NeuroEmotional Technique (NET) was developed by Scott Walker, D.C. who was voted “Chiropractor of the Year” for his development of NET.
Net is primarily a system of finding and adjusting vertebral subluxations. What makes NET unique, however, is its focus on releasing patients’ emotional blocks stored in the body’s memory through simple chiropractic adjustments. It also relies, surprisingly, on aspects as unusual as a five-element acupuncture model, acupressure points, and homeopathic combination remedies, which Walker developed to support healing. NET isn’t a stand-alone technique, but is meant to be used alongside, or in addition to, techniques that a practitioner already uses and finds successful.
Crucial to an understanding of NET is that its practitioners believe that emotions are physiologically, not just psychologically, based. What they do, they say, in no way attempts to take the place of psychotherapy. Instead they focus on the fact that everyone has emotional trauma, present or past, that the body has locked into its memory, often below the realm of conscious thought. Our bodies replay these old memories at different times, and they can adversely affect our health. With chronic patients who do not seem to get better over the course of treatment, where structure, nutrition, and toxicity have already been addressed, trained NET practitioners look for something called a NeuroEmotional Complex, or NEC, a physiological manifestation of a trapped, negative emotion that they feel is preventing healing.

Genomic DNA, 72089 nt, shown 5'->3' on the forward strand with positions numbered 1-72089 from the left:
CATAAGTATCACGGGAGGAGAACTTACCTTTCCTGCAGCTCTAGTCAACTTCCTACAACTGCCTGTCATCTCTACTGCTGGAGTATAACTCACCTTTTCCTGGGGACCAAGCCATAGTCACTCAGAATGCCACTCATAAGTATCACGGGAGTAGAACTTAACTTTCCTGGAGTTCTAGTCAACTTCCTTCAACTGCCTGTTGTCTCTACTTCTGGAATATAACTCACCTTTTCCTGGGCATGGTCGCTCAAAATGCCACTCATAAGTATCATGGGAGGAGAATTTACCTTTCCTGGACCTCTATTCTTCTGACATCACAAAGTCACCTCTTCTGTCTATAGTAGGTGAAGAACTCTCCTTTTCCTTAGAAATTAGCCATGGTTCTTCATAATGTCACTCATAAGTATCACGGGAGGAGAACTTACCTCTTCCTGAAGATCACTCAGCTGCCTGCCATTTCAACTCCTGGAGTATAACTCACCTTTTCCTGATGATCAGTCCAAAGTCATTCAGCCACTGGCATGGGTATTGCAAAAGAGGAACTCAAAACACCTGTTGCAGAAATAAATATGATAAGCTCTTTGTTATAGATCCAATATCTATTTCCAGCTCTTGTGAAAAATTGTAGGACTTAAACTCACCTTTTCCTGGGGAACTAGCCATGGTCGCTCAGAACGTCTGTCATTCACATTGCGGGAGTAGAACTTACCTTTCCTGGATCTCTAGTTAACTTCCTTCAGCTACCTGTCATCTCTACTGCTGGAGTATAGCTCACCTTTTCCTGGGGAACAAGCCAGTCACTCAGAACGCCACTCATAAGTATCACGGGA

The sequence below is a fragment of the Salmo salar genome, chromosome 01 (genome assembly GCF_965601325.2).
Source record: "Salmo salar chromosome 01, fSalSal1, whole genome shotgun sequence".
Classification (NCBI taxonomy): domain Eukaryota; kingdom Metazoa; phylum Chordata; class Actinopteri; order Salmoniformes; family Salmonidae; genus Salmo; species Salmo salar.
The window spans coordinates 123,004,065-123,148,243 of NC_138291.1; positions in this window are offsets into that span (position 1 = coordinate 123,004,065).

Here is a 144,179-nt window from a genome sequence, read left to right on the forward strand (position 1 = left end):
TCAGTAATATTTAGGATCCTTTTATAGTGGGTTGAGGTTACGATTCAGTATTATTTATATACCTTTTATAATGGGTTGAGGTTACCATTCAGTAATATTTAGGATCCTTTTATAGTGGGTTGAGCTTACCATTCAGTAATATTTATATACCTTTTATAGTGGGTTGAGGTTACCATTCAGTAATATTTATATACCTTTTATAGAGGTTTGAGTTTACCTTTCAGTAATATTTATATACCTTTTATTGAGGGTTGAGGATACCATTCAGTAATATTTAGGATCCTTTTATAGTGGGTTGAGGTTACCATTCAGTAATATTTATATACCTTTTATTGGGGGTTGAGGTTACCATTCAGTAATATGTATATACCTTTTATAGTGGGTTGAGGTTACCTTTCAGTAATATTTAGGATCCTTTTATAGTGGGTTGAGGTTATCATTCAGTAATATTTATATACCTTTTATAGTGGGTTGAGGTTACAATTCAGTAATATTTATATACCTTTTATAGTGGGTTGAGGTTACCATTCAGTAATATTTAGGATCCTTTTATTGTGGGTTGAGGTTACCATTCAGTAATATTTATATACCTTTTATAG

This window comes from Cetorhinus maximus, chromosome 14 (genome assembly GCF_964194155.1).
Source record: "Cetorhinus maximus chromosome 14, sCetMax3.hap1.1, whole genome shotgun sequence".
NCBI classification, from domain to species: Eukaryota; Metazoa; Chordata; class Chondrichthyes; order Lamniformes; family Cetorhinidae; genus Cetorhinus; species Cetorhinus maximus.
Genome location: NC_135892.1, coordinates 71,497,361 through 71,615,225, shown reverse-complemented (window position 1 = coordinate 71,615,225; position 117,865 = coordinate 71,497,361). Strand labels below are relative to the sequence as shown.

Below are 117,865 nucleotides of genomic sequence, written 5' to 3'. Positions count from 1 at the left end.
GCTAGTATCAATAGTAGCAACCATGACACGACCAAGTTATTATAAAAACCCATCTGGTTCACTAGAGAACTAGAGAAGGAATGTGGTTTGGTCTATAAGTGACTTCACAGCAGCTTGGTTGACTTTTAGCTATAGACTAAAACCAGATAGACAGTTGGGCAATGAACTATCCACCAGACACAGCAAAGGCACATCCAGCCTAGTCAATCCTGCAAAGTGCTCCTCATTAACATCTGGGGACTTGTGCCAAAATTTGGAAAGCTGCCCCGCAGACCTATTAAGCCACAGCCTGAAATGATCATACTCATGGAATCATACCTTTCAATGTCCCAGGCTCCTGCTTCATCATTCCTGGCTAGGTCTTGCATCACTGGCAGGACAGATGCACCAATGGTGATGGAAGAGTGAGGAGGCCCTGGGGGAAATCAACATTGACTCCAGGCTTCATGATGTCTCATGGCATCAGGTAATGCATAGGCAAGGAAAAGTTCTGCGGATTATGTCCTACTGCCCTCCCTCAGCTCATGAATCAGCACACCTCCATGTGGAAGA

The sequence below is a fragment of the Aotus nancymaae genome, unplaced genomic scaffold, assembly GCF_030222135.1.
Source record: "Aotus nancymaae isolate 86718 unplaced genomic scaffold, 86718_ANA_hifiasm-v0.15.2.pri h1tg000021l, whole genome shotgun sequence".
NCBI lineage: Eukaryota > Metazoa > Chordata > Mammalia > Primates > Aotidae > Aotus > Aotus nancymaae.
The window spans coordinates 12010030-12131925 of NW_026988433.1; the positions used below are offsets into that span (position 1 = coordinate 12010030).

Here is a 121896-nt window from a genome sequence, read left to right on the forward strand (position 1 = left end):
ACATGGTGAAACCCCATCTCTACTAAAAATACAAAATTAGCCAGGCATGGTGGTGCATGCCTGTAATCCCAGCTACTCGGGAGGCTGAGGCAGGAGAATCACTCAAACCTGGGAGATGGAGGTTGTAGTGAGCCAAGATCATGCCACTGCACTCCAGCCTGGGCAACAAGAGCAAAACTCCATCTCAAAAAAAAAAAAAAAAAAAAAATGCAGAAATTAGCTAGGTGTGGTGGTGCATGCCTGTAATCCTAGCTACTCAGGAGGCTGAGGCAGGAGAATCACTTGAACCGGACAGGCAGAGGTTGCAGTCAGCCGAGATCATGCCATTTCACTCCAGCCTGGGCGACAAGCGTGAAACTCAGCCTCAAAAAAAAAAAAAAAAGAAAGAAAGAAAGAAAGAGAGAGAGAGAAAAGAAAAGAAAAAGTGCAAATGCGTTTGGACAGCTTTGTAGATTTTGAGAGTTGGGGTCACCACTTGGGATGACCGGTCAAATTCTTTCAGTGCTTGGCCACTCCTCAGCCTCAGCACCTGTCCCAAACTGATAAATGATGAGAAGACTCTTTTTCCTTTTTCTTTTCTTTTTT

Practitioners use muscle testing to isolate a troubling emotional event, then ask the patient to hold a snapshot in his or her mind of their emotional state while lightly adjusting their spine and relevant acupressure points. Reportedly, the adjustment holds well and the patient is released simultaneously from the troubling emotion. Then the adjustment is supported by homeopathic combination remedies related to the acupuncture meridians involved in the treatment.
In the last 10 years, some very exciting work has been done by scientists around the world on the biochemistry of emotions. Scientists like Candace Pert, Ph.D., former Chief of the Section on Brain Biochemistry of the Clinical Neuroscience Branch at the National Institute of Mental Health, have shown us that the emotions may in fact be a very real link between mind and body, that neuropeptides, the biochemicals of emotions do their work throughout the body, including the spine and that what at first sounds so remarkable might turn out to be a simple, low-tech solution to freeing people from damaging emotional blocks that affect their health.